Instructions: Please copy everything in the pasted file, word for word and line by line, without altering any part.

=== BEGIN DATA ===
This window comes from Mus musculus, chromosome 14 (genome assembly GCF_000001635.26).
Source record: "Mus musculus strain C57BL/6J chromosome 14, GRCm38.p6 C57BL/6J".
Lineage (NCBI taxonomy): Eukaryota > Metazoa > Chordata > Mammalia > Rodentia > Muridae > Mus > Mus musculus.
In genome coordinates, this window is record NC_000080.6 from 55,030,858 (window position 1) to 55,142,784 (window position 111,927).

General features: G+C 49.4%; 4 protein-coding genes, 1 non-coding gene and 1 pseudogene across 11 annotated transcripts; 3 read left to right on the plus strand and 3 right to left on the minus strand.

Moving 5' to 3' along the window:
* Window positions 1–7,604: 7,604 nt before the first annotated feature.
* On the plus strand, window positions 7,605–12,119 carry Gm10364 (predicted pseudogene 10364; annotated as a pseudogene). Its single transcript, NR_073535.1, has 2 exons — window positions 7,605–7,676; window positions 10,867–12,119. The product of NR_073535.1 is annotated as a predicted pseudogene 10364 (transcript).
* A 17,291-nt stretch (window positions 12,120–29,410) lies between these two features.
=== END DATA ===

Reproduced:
This window comes from Mus musculus, chromosome 14 (genome assembly GCF_000001635.26).
Source record: "Mus musculus strain C57BL/6J chromosome 14, GRCm38.p6 C57BL/6J".
Lineage (NCBI taxonomy): Eukaryota > Metazoa > Chordata > Mammalia > Rodentia > Muridae > Mus > Mus musculus.
In genome coordinates, this window is record NC_000080.6 from 55,030,858 (window position 1) to 55,142,784 (window position 111,927).

General features: G+C 49.4%; 4 protein-coding genes, 1 non-coding gene and 1 pseudogene across 11 annotated transcripts; 3 read left to right on the plus strand and 3 right to left on the minus strand.

Moving 5' to 3' along the window:
* Window positions 1–7,604: 7,604 nt before the first annotated feature.
* On the plus strand, window positions 7,605–12,119 carry Gm10364 (predicted pseudogene 10364; annotated as a pseudogene). Its single transcript, NR_073535.1, has 2 exons — window positions 7,605–7,676; window positions 10,867–12,119. The product of NR_073535.1 is annotated as a predicted pseudogene 10364 (transcript).
* A 17,291-nt stretch (window positions 12,120–29,410) lies between these two features.